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Puerto Rico Profile: Rafael Hernández Colón

March 10, 2000
Copyright © 2000 THE PUERTO RICO HERALD. All Rights Reserved.

"Democracy is the answer to the Puerto Rico question," said Rafael Hernández Colón, three-time Governor of Puerto Rico, in 1998. "At the end of a century since the invasion of Puerto Rico by the United States, when the spread of democracy throughout the world ushers in a new millennium," he continued, "the question of self-determination for the Puerto Rican people presses upon the United States."

Hernández Colón, who retired from government in 1993, has spent nearly 50 years grappling with the question of Puerto Rico's unique relationship with the United States. He has been, and continues to be, a vocal and influential leader in the Popular Democratic Party (PDP). He is also a strong proponent of the Commonwealth status, which he considers the best way for Puerto Ricans to maintain their cultural identity while embracing the political and economic structures of the United States.

Rafael Hernández Colón was born in Ponce on October 24, 1936. His father, Rafael Hernández Matos, was a prominent lawyer and, later, a justice on the Puerto Rico Supreme Court. The young Hernández Colón was an exceptional student. In 1952, the year that Commonwealth was established, he enrolled at Johns Hopkins University in Baltimore, Maryland, where he received his Bachelor's Degree, with Honors, in 1956. He returned home to study law at the University of Puerto Rico, where he was first in his class when he graduated with a Doctor of Laws, magna cum laude, in 1959.

During his studies at Johns Hopkins, Hernández Colón wrote an undergraduate thesis on relations between Puerto Rico and the United States. As a law student, he expanded upon the work, and sent the results to the Governor of Puerto Rico and father of Commonwealth, Luis Muñoz Marín. Muñoz Marín was so impressed with the young man's work that he printed the text for distribution in the United States. He also appointed Hernández Colón, 24 years old and fresh out of law school, as Associate Commissioner of Public Services in Puerto Rico.

The ensuing rise to political prominence was astonishingly swift. In 1965, Muñoz Marín's successor, Governor Roberto Sánchez Vilella, named Hernández Colón Secretary of Justice of Puerto Rico. Three years later, he was elected to the island's Senate; and in the following year, 1969, Hernández Colón became President of the Senate, and then President of the Popular Democratic Party. He was 33 years old.

"All Puerto Rican youth have two aspirations," Hernández Colón once said. "One is to write a book, and the second is to be Governor of Puerto Rico." In 1972, with one book published, the 36 year old author ran for governor and won, becoming the youngest ever to hold that post. During his first term in office, Hernández Colón worked to raise awareness about Puerto Rico in the United States. "We are frankly tired of people who can't locate Puerto Rico on a map trying to tell us what we should do or what we should be," he said in 1976. Despite his sometimes harsh language, he exuded such charm and vitality that one American observer called him "a kind of Hispanic version of the JFK image." His appeal was undercut, however, by a severe economic crisis on the island. In the midst of rising unemployment and overcrowding, Hernández Colón was defeated in 1976 by Carlos Romero Barcelo.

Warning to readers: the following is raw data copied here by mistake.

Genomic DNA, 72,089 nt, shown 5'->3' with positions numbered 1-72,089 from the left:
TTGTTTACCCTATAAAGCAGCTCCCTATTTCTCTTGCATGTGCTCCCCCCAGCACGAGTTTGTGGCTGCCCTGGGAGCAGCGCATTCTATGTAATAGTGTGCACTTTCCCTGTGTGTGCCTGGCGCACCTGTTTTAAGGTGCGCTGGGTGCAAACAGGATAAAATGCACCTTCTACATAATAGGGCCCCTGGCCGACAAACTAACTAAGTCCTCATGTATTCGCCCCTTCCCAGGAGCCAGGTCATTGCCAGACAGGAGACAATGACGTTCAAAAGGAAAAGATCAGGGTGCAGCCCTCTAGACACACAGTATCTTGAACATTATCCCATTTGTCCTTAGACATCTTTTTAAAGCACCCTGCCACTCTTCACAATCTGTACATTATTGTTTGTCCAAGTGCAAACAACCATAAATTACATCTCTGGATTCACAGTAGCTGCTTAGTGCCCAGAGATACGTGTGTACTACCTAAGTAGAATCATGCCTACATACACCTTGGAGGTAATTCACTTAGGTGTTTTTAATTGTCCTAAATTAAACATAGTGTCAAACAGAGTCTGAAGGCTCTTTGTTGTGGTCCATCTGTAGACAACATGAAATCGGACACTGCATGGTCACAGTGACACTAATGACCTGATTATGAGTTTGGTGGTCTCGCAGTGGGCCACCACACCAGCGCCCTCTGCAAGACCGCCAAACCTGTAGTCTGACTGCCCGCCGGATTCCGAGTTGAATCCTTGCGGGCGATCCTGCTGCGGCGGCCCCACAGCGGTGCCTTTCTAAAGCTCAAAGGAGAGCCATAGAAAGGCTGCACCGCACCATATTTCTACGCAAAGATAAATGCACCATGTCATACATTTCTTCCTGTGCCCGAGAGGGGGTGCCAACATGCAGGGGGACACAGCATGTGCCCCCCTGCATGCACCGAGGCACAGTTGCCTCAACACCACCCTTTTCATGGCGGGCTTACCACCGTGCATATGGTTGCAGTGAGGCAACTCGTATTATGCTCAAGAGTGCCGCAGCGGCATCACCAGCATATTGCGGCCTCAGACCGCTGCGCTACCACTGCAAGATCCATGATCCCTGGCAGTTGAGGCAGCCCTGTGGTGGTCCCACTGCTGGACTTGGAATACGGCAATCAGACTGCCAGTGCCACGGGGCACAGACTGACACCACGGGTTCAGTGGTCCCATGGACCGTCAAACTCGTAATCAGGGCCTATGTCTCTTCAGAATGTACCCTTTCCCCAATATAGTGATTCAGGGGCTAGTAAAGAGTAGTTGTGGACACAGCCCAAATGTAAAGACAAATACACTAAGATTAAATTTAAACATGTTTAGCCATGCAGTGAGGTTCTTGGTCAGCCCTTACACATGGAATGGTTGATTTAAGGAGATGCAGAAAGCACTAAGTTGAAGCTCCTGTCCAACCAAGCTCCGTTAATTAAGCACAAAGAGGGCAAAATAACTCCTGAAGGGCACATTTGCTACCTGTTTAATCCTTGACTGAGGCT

Eight years later, Hernández Colón returned to La Fortalesa, the Governor's mansion in San Juan, for two more terms of office. During this time, he led an effort to convince the U.S. Congress to sponsor and guarantee a referendum on Puerto Rico's status. The failure of this campaign left Hernadez Colón bitter. "It is morally unacceptable," he said later. "It is unfair and harmful to Puerto Rico and to the United States, that Congress should leave status to 'business as usual.' That is, do nothing, wait for a Puerto Rican initiative, play with it for awhile, but take no action and wait for the next initiative to repeat the cycle." In 1992, Hernández Colón decided not to run for re-election, and he retired from public life the following January.

Since 1993, Rafael Hernández Colón has acted as an unofficial representative of the island in the United States and Europe. He has received Honorary Degrees from many prestigious American universities and is a trustee at Johns Hopkins. In addition, he was a professor at Granada University in Spain and was honored by that country's King Juan Carlos I with the Gran Cruz de Isabel La Católica.

Hernández Colón remains an ardent proponent of Commonwealth and an important voice within the PDP. He urged PDP followers to vote "None of the Above" in a crucial speech before the 1998 plebiscite. Last fall, he backed his son, Rafael Hernández Mayoral, in an unsuccessful bid to be the party's candidate for Resident Commissioner in 2000. In recent months, he supported the agreement on Vieques between Governor Rosselló and President Clinton.

While Hernández Colón espouses the Commonwealth option unabashedly, he continues to recognize the dangers of a political culture consumed by the issue of status. "At least 75% of the voters of Puerto Rico align themselves with status options, rather than with candidates, programs, or solutions to pressing problems," he said in 1998. "This distorts governance in a serious way."